The Morrison government awarded a $500,000 sports grant in the rural Victorian seat of Mallee a year and a half after it was first rejected – when the seat became hotly contested due to the resignation of Nationals MP Andrew Broad.
The Northern Grampians shire council applied for the grant in September 2018 and was rejected in the first round of the controversial community sport infrastructure grant program, only to see the $500,000 Lord Nelson Park project in St Arnaud approved in April 2019, just weeks out from the election.
Bridget McKenzie, the deputy Nationals leader and former sports minister responsible for the $100m program’s distributional bias in favour of marginal seats, has so far resisted mounting calls to step aside or face a Senate inquiry into the program.
In a scathing report, the auditor general found that 70% of projects announced in the second round in March 2019 were not recommended by Sport Australia, rising to 73% in the third round in April 2019 after an extra $40m was tipped into the program.
A further Guardian analysis shows at least 69 of the 228 projects approved in the project’s third round – when the election campaign was well underway – were in marginal seats. In Western Australia and Queensland, more than 80% of the projects approved in the program’s third round were in Liberal and National seats.
The analysis also shows how money began to flow to seats like Mallee deep into the election campaign.
Mallee, a safe National seat, was thrust into the national limelight in December 2018 when Broad quit after allegations about improper conduct on a work trip.
The seat attracted two Coalition candidates and a large field of independents, before the National candidate, Anne Webster, comfortably won the seat despite a large primary vote swing against her.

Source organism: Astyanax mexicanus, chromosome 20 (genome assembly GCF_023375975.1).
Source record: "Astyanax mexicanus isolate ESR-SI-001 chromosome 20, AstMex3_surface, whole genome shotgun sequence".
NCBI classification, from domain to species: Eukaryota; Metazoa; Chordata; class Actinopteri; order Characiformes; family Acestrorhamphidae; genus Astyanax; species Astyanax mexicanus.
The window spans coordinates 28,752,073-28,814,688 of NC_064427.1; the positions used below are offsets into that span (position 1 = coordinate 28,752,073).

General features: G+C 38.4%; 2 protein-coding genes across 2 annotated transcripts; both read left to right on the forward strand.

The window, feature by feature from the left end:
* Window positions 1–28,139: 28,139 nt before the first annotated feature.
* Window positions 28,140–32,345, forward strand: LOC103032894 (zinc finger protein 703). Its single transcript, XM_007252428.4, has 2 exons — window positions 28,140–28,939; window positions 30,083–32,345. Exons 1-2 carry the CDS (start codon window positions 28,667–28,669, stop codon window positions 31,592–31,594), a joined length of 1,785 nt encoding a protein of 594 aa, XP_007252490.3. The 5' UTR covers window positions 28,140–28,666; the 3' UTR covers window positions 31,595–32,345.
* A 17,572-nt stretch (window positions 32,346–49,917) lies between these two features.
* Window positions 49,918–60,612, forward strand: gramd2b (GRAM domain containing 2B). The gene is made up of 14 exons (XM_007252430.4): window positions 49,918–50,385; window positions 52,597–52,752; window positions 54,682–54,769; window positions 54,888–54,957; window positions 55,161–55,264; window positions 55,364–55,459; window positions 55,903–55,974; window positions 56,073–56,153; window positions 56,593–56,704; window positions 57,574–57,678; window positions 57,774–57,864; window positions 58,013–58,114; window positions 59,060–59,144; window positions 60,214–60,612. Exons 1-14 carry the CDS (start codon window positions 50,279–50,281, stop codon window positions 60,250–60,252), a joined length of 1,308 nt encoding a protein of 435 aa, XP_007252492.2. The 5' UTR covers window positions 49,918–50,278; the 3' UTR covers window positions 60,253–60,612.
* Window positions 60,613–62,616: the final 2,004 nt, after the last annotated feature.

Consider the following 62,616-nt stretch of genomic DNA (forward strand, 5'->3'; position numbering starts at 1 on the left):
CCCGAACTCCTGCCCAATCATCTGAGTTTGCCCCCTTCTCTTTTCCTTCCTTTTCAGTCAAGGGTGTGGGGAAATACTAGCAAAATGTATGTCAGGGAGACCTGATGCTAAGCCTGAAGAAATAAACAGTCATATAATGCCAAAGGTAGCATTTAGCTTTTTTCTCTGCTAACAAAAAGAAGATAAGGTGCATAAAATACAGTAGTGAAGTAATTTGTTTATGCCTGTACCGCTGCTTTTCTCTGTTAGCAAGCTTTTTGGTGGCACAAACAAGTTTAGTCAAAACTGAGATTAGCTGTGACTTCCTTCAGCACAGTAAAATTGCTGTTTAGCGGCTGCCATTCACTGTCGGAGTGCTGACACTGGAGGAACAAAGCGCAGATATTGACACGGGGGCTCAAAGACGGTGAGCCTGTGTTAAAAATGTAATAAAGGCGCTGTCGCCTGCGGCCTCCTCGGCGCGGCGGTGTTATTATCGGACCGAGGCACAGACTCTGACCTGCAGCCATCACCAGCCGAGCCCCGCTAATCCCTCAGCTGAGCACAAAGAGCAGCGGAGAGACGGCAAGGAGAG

Analysis of data on the Sport Australia website shows Mallee received $1.47m in grants but only $67,886 was awarded in the first round of the program. The vast majority ($1.4m) of the money was given in the program’s final two rounds, including the $500,000 Lord Nelson Park project in round three.
A former councillor and mayor of Yarriambiack shire council, Ray Kingston, who ran in the seat of Mallee as an independent, told Guardian Australia that it was “more than suspicious” that the electorate experienced a “massive, unprecedented spike of announcements” in the lead-up to the 2019 election, including through the sports grants program.
A spokesperson for the Northern Grampians shire council confirmed the Lord Nelson Park project for a “multipurpose community sporting and events precinct” to encourage participation by women, girls and the elderly was unsuccessful in the first round but later funded in the third round.
According to the council’s website, the Lord Nelson Park grant was announced by McKenzie and Webster on 4 May, a fortnight before the election.
Kingston said “given what’s come out” about the way McKenzie’s office ran a parallel selection process, he believed, it was “just about a certainty” the grant was targeted at the seat because it was hotly contested.
“I ran specifically because I believe Mallee has been missing out for years and years,” he said. “Now we see the political pressure here bearing fruit.”
Webster has defended Mallee’s share of sports grants, which she said amounted to 4.8% of funding allocated in Victoria.
“In a sense we’ve received more than our population base compared to the rest of Victoria just slightly, so I think you’d be pushing [it] to say that we were pork-barrelled in any way,” Webster reportedly told the ABC. “I think the sport grants opened in the latter part of 2018 and it just so happened that I was preselected in the January, so the decisions of the sports grants were made in the March and the April.”
On Friday, Anthony Albanese said that McKenzie’s position was untenable because Sport Australia’s recommendations had been “ignored in favour of political decisions … based upon the marginality of electorates”.
Fergus Chisholm, the secretary of the Woodend tennis club in the safe Labor seat of Bendigo, told Guardian Australia its application for a joint facility with Braemar College was rejected after about 20 hours of work and “a few thousand dollars for consultants’ reports”.
Chisholm said revelations the funding allocation was skewed were “very disappointing” but the club was “fairly philosophical” about whether it had missed out as a result.
“We’re not particularly aggrieved – you don’t always get every grant … I’d prefer not to buy into that.”
On Friday, the Greens, One Nation and Centre Alliance all lent support to a Senate inquiry of some form. Labor has vowed to force the government to reveal the list of recommended projects overturned by McKenzie.